Now don’t get me wrong, over grazing by sheep in the late 1800’s and the massive summer camping trips of the Sierra Club after that have taken their toll. The dry, sandy meadows in parts of the high country are a testament to this and overuse by stock (and humans) can damage trails. And don’t even get me started on the whole giardia debate; I’ll leave that one for posterity. However, human habitation there has been a fact for thousands of years, to one extent or another, and we have collectively made our mark for better or worse.

A fine example of this is in the work of German-born painter Albert Bierstadt, an artist of international renown who’s sweeping vistas of the American West captured the imagination of the world. He embodied the Hudson River school of thought, with luminism and large canvasses being his trademark. Most striking, to me, are his wondrous paintings of Yosemite before the arrival of European Americans and the valley’s use as a tourist destination. In these works you see verdant meadows with sparse trees and wide-open spaces, a stark contrast to the appearance of the valley today. This is due to the interruption of the natural cycle of the forest by fire suppression efforts over the past 150 years, including cessation of anthropogenic burnings by the native population. All of this is a byproduct of modern human habitation. The meadows have gradually been encroached on by trees and forest restoration efforts in the valley and south end of the park are attempting to return it to a more “natural” state.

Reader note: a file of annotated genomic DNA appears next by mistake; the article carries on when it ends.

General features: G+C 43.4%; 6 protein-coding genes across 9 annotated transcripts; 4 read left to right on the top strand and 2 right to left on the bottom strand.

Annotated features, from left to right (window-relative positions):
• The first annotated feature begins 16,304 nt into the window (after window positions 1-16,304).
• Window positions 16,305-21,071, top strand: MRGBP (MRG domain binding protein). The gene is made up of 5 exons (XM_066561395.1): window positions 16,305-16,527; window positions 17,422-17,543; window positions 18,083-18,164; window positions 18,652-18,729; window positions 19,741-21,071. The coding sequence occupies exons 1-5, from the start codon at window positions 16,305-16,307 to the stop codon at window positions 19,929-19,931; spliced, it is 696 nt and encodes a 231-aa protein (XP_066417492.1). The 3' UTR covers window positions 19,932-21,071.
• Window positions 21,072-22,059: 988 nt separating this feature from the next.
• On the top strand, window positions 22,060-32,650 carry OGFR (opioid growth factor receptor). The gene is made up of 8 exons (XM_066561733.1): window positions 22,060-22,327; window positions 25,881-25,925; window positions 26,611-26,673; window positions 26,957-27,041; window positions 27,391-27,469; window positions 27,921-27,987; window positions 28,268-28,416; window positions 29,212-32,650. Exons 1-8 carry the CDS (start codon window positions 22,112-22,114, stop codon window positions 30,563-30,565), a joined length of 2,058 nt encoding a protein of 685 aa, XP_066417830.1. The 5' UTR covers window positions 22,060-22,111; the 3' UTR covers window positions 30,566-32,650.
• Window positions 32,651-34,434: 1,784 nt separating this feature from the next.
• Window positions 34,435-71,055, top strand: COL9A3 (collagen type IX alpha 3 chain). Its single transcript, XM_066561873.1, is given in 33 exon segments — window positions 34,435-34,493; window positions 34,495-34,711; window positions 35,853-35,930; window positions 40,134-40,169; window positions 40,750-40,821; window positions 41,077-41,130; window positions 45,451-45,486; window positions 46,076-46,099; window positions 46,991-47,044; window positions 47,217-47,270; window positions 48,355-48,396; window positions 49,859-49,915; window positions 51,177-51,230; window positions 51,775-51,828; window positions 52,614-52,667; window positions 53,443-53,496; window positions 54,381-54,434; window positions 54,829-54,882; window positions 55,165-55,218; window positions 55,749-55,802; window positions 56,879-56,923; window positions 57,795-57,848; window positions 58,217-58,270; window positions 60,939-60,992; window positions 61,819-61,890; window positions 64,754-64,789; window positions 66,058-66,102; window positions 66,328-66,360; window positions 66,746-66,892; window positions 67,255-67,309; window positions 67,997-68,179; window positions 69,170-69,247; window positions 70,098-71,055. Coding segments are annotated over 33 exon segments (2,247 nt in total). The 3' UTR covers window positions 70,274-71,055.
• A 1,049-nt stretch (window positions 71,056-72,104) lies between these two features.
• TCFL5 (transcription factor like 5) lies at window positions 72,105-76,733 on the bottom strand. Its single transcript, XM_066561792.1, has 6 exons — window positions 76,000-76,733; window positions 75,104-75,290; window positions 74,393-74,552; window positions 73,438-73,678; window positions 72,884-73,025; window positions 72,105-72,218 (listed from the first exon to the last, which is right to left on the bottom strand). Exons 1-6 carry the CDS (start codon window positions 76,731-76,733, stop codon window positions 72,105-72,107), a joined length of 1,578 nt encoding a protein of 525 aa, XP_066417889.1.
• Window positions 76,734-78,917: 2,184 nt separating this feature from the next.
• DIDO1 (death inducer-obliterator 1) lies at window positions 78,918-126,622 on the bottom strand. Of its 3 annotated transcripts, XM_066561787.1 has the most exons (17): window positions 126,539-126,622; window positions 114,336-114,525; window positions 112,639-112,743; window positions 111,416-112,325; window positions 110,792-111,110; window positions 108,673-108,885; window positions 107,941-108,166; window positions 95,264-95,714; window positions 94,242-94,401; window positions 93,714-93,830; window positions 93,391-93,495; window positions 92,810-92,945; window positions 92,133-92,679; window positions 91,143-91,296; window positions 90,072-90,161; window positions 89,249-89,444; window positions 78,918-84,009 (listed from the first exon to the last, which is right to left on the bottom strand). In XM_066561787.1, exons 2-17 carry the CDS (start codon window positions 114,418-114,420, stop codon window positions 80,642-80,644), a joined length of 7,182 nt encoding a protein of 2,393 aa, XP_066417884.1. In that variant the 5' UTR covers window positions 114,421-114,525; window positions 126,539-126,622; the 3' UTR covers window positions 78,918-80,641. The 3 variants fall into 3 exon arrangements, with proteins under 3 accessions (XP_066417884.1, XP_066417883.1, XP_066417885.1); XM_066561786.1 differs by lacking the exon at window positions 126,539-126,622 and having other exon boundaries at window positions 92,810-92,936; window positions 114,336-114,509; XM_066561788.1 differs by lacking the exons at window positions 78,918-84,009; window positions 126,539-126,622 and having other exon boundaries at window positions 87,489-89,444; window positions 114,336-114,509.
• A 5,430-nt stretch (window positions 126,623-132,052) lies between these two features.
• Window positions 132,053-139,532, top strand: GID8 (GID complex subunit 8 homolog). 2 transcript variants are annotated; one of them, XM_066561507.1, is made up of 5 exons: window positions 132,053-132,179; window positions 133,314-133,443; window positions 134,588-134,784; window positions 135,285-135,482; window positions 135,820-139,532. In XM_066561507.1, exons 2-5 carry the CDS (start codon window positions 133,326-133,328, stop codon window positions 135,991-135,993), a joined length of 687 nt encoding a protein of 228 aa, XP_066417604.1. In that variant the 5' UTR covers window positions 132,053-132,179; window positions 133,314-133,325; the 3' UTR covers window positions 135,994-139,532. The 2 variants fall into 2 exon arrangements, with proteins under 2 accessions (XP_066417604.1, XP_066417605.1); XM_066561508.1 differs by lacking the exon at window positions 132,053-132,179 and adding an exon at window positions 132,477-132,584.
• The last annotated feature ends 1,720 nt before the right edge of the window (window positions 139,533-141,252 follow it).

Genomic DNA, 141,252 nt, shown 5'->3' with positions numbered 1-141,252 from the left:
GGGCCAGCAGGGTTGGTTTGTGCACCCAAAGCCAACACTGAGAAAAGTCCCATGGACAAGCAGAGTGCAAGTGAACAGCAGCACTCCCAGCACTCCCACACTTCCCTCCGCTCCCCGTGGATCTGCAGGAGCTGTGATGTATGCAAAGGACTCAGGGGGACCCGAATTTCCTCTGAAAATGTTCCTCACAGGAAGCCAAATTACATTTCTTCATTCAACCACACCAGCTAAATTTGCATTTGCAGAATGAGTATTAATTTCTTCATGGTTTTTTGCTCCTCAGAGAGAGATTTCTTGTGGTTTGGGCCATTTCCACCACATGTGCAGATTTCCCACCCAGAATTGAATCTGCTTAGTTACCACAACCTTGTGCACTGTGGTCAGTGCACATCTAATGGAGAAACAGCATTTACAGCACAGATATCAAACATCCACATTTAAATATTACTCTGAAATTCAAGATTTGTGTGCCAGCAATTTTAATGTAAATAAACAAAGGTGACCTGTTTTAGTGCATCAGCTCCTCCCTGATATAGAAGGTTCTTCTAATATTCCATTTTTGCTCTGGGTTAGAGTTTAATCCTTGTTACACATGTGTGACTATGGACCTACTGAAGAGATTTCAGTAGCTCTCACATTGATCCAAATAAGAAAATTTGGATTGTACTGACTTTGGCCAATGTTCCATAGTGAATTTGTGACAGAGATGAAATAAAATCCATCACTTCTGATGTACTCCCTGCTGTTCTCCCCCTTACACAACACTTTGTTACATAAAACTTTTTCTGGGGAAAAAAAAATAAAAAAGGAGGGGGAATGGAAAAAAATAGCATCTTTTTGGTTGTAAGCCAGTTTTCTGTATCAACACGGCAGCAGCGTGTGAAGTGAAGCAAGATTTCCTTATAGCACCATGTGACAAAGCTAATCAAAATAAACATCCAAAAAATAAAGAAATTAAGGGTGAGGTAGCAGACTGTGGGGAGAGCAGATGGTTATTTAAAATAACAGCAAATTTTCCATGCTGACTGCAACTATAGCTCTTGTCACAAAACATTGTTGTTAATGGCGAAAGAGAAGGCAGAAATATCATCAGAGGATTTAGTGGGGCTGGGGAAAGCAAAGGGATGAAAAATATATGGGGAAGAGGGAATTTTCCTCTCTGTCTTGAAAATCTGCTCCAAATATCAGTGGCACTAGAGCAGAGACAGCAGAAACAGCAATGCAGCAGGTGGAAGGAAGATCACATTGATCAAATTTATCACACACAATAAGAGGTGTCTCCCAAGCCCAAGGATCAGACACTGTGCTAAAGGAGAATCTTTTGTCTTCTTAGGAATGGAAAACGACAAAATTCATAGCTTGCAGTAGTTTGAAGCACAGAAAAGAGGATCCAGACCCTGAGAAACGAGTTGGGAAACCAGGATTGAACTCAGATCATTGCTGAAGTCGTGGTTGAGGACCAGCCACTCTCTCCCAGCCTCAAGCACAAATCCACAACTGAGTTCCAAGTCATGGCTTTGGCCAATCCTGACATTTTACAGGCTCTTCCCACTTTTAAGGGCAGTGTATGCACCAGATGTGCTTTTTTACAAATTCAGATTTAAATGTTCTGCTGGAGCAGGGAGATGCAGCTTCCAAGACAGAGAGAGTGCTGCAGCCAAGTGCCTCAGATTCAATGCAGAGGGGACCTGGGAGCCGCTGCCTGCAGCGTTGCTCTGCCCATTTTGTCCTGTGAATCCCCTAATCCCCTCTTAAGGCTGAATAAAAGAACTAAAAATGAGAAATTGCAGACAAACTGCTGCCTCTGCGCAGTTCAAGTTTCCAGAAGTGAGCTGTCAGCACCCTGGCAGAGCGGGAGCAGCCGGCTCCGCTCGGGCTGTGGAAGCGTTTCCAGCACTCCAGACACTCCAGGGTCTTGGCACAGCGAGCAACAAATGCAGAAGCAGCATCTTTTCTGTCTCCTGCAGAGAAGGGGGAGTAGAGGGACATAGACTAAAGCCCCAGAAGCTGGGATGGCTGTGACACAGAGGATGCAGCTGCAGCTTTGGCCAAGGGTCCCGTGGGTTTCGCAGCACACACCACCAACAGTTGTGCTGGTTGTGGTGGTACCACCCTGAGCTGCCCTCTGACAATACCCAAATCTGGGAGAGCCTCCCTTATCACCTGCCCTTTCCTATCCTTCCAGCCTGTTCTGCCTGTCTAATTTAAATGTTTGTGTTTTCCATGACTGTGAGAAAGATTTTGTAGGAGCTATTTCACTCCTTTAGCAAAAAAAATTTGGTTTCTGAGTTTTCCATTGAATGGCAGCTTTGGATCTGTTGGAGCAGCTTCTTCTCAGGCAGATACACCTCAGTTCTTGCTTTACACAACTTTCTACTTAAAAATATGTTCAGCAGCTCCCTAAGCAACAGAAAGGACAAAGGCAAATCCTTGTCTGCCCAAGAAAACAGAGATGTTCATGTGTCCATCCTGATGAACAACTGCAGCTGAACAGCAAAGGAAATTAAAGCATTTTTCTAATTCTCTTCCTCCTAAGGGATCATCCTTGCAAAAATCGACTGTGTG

Me on the trail, Second Recess Camp, 1997

My dear, departed friend and back country horseman, Stony O’Neill, would tell me stories of the old-time packers leaving in the fall, following the tradition of the local indigenous people and burning the dry grass of the high country meadows in order to preserve them. This has been going on for millennia. Prior to forest management, low intensity fires burned off dead underbrush, preventing more severe ones. So it begs the question, if humans have habitated the mountains for tens of thousands of years and changed their surroundings because of their presence, does that make them part of the natural cycle or not?